‘Yes’ on Amend. 59

There is a fundamental contradiction within the Colorado Constitution. The TABOR Amendment limits how much state revenue can grow, while Amendment 23 mandates ever-increasing state spending for public education. The result has been curtailed spending on other state needs.

This newspaper has long been among the many Colorado voices that have argued for a constitutional change to remedy that contradiction. And that’s why we support Amendment 59.

The amendment does two critical things.

First, it eliminates the Amendment 23 requirement that the state increase spending for K-12 education at the rate of inflation or higher every year, regardless of what the economy is doing or what other state needs may be.

Secondly, it eliminates the TABOR Amendment revenue restrictions on state government. But, it maintains the important TABOR provision that Coloradans must vote to approve any tax increase.

That’s exactly what Referendum C did when passed by state voters in 2005. But Referendum C was only temporary. Amendment 59 would permanently remove the TABOR revenue limits on state government, thereby “de-Brucing” Colorado government, as many municipalities and counties have done.

Without de-Brucing, the state would have to return any revenue in excess of TABOR limits to taxpayers.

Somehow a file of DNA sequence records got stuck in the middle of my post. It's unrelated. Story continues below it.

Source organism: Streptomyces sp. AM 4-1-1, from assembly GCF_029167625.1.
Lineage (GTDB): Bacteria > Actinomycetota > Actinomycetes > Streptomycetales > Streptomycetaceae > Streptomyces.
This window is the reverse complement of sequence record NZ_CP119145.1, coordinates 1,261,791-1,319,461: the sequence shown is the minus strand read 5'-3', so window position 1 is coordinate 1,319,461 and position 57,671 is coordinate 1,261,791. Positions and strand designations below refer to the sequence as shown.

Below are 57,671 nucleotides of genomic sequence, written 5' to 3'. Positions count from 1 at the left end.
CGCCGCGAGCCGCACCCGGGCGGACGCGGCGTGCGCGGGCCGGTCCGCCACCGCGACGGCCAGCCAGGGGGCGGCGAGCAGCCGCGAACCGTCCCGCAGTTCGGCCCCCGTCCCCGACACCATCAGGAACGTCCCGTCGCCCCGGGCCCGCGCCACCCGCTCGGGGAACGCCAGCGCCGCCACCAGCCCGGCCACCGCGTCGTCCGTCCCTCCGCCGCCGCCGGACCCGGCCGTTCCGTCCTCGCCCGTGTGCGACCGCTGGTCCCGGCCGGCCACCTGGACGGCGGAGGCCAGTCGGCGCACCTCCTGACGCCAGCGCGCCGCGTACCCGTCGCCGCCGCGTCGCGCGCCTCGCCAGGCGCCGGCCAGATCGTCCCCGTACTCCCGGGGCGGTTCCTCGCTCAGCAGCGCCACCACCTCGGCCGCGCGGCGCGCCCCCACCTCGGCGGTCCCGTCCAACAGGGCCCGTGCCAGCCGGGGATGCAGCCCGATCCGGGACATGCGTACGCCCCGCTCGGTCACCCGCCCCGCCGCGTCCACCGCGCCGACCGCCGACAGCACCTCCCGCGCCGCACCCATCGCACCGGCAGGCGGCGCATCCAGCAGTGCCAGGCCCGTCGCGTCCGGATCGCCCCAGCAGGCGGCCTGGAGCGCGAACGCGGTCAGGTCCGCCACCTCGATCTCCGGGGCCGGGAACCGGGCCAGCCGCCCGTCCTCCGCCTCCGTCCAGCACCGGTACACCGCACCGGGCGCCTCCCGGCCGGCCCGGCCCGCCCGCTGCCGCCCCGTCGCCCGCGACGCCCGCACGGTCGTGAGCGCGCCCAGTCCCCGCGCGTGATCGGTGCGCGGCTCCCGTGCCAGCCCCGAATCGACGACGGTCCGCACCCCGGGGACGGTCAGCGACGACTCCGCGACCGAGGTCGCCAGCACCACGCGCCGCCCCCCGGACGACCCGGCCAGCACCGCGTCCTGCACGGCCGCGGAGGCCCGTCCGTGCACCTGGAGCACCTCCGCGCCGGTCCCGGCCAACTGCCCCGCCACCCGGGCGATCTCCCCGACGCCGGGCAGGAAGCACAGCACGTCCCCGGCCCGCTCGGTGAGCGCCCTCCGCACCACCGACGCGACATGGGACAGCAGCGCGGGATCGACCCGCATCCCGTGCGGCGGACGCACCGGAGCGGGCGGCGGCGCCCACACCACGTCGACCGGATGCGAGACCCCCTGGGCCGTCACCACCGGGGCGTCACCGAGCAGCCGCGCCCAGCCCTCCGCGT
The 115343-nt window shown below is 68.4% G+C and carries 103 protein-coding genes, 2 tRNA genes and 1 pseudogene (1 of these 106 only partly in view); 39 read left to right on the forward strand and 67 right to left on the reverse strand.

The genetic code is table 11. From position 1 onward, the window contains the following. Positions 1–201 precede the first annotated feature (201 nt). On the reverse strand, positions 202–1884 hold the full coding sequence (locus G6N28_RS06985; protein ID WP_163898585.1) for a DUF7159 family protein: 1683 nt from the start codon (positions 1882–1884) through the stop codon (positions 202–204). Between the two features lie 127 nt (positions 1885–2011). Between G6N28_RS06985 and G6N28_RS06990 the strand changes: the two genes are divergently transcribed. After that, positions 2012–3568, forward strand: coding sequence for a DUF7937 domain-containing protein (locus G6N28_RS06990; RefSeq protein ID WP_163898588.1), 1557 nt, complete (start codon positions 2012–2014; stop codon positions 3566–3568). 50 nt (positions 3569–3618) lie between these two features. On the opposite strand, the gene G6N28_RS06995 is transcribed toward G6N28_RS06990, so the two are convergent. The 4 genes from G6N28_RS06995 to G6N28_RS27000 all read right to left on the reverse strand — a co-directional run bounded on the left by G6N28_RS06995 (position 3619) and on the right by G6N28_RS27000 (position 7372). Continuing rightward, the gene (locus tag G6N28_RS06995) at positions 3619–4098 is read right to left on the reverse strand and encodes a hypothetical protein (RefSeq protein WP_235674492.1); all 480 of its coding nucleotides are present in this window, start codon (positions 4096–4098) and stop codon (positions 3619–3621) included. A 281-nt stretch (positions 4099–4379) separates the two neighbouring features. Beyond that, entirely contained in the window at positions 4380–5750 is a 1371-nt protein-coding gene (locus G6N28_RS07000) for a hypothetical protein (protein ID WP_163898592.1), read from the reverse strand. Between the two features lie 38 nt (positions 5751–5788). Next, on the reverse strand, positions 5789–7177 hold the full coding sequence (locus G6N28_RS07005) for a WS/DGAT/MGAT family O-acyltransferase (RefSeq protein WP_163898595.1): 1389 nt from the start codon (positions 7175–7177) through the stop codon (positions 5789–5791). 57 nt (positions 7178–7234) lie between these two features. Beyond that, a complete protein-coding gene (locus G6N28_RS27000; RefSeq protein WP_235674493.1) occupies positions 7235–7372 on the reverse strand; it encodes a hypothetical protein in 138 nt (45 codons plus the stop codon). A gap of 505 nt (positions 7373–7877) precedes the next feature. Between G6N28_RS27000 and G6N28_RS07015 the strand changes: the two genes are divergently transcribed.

But that isn’t likely to happen soon because of the economy. Projections in the Blue Book analysis of ballot measures say that state revenue is not expected to exceed the TABOR limits for at least the next five years. And that forecast was done before the current economic crisis exploded.

This newspaper has opposed the city of Grand Junction’s ballot proposal this year to permanently eliminate TABOR revenue limits for the city. We did so, not because we have fundamental objections to local or state government permanently de-Brucing, but because the city’s measure is tied to the approval of a new public safety facility in a convoluted, two-question measure. Amendment 59 is much cleaner in
its de-Brucing.

Amendment 59 also provides additional money for schools by creating a rainy day fund for K-12 education when state revenues eventually rebound enough to exceed TABOR limits. But it does not tie state lawmakers’ hands in developing a budget the way Amendment 23 currently does. And, even with the de-Brucing, Colorado will still have one of the strongest taxpayer protections of any state in the
TABOR mandate that all tax increases and new debt must be approved by voters.

We urge a “Yes” vote on Amendment 59.


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